2018 Program: Media Justice
The media system, like the criminal justice, educational, and other systems, wasn’t created to help communities of color. The mainstream media has been a primary author of a racist narrative that supports destructive policies and practices that harm our communities.
This is why it is worthy remembering the 50th anniversary of the Kerner Commission report. The Commission was appointed by President Johnson to study the causes of the racial uprisings in 1967 in cities like Newark and Detroit. But the report also documented the media’s role in contributing to our nation’s racial divisions which persists today.
Meanwhile, it is almost impossible for people of color to achieve racial justice if we are unable to tell our own stories. But people of color own few broadcast outlets and fewer cable networks due to institutional and structural racism. This is why a small group of media makers of color have worked together this past year to tell the story of race and media by reflecting on the 50th anniversary of the Kerner Commission report. During this session, we will explore in small group discussions what media makers can accomplish by working collectively to organize and tell stories that challenges systemic racism in the media. We will also discuss what media transformation looks like. And what should be the story of race and media 50 years from now?
Fifty years after the Kerner Commission report (and four decades after the founding of NABJ and NAHJ), “pipeline” efforts to bring more journalists of color into mainstream media are beginning to bear fruit. Even as we celebrate the increasing diversity in newsrooms, however, we recognize that these efforts have yet to tackle the structural inequities at journalism’s core. As Ade Emanuel found at the Chicago Reader, hiring journalists of color is not enough when bias is built into the fabric of a news operation.
Over the past several years, a group of journalists, justice advocates and radical communicators have been meeting to interrogate the choice points that lead to structural bias within journalism. We’ve found that a key difference between mass media newsrooms and outlets created by and for communities of color has to do with how journalism is framed. In equitable newsrooms, the practice of journalism is rooted in values, and centered within a culturally-specific community. We call this practice "movement journalism."
The work of defining movement journalism is just beginning. Our workshop will build on a Race Forward training in Philadelphia in 2016, an unconference in DC in 2017, and a movement journalism track that our group hosted at the AMC in June 2018. We will start by sharing what we learned at AMC, then engage workshop participants in brainstorming how journalists can best center communities. The work we do at Facing Race will feed into the birth of a new network of movement journalists launching in 2019.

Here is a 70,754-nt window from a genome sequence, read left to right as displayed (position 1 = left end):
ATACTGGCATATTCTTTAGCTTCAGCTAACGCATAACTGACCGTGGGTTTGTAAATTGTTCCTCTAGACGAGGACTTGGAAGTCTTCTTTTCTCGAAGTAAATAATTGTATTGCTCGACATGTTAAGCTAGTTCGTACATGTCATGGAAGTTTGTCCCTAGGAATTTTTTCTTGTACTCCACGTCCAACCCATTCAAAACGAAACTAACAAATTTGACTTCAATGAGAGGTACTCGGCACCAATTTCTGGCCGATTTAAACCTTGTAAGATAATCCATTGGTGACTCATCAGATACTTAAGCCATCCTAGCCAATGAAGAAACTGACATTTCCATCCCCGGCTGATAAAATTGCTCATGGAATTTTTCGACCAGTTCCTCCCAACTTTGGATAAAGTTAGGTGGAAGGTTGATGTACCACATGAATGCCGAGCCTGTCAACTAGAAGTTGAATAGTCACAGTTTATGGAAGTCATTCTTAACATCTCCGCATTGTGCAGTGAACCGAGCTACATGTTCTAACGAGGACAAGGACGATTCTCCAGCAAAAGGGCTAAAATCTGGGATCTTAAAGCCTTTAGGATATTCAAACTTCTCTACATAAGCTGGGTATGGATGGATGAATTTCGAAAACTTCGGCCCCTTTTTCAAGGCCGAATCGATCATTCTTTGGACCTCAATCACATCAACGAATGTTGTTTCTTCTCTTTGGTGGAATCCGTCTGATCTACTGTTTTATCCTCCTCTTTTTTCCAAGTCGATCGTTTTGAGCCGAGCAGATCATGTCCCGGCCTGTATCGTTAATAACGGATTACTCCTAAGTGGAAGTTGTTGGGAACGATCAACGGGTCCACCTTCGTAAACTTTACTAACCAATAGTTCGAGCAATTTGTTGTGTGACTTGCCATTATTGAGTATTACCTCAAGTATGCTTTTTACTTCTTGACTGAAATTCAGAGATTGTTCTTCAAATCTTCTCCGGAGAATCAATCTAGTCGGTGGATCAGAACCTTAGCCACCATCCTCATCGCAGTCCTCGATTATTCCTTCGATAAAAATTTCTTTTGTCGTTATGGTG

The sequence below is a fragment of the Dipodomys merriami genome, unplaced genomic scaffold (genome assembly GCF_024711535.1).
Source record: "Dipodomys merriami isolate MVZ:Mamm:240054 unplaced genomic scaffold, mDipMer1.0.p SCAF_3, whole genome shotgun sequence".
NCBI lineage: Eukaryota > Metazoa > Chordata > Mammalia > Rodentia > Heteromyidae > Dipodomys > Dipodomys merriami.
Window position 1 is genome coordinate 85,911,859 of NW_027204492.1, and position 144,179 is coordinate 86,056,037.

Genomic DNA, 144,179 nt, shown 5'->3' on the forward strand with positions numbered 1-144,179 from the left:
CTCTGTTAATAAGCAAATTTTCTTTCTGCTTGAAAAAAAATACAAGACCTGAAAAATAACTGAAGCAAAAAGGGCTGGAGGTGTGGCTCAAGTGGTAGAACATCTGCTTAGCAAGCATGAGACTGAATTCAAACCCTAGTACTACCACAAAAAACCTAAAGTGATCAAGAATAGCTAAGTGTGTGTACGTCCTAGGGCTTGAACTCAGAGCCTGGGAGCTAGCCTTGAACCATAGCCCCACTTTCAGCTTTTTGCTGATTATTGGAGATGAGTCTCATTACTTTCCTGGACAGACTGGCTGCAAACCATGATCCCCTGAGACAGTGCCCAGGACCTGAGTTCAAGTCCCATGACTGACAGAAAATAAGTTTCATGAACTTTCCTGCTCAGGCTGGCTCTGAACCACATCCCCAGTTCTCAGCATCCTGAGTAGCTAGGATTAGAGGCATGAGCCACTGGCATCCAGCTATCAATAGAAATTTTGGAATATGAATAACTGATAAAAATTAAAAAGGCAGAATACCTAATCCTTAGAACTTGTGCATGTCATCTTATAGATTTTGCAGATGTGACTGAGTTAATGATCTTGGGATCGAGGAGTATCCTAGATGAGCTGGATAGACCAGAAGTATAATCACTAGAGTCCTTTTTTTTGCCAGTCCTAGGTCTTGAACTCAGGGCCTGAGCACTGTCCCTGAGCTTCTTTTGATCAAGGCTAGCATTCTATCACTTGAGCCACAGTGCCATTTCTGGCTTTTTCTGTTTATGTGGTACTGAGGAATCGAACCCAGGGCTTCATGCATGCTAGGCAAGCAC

The internet has been a home for queer people for a long time. With the rise of social-oriented spaces online, from IRC chat rooms and bulletin boards in the 90s and early 00s to blogs to Facebook and podcasts, queer people of color, especially those with limited access to offline queer spaces, can find and build community virtually. I like to say the internet saved my life - and it continues to enrich our lives, helping us share ideas, make connections, and fight for justice every day.
The internet is also fraught. From the FCC’s rollback of net neutrality, to online harassment, to the risks posed to organizers through infiltration and catfishing, there are a lot of threats out there. They make us very vulnerable.
However, our communities are, as always, fighting back. We have more agency online than we know, so what do we want the internet of the future to look and feel like?
This session is for both organizers who use the internet as well as casual internet enthusiasts who want to think about how our current online media environment creates opportunities and challenges, and shapes the way we build community for queer & trans people of color.
Racist and misogynist media narratives about our communities, challenges, and needs shape public policy, systemic discrimination, victim-blaming, and violence. And in the Trump era, corporate media have become bolder in normalizing white supremacy. Why is media literacy crucial to — and how can it bolster — our movements? Do media economics and consolidation impact our work? How can we generate positive, authentic media coverage? And, how can we create our own media for racial and gender justice?
In this hands-on workshop, facilitators will:
*introduce core media literacy frameworks
*link racist, misogynist media messages to corporate media’s structural and commercial biases
*highlight compelling media (video, radio, print, social media)made by artists, organizers, and educators
*share best practices for strategic communications outreach, framing/messaging, and narrative shift
Through group dialogue and interactive exercises, participants will learn how to:
*become active, critical media consumers
*challenge racist, misogynist framing and scapegoating
*link oppressive representations to media consolidation
*envision authentic, accurate media narratives about race/gender; then, plan to generate such narratives within self-created media, and by effectively framing and pitching racial and gender justice issues to journalists
Participants will leave with the enthusiasm, language, and tools they need to shift bigoted narratives, create anti-racist media, and generate effective media coverage. Tangible takeaways will include:
*an outline for crafting messages and pitching press to generate positive media coverage of their racial/gender justice advocacy work
*a preliminary plan to create one or more pieces of anti-racist media (video, film, print or online journalism, radio/podcast, #hashtag campaign, infographic, other)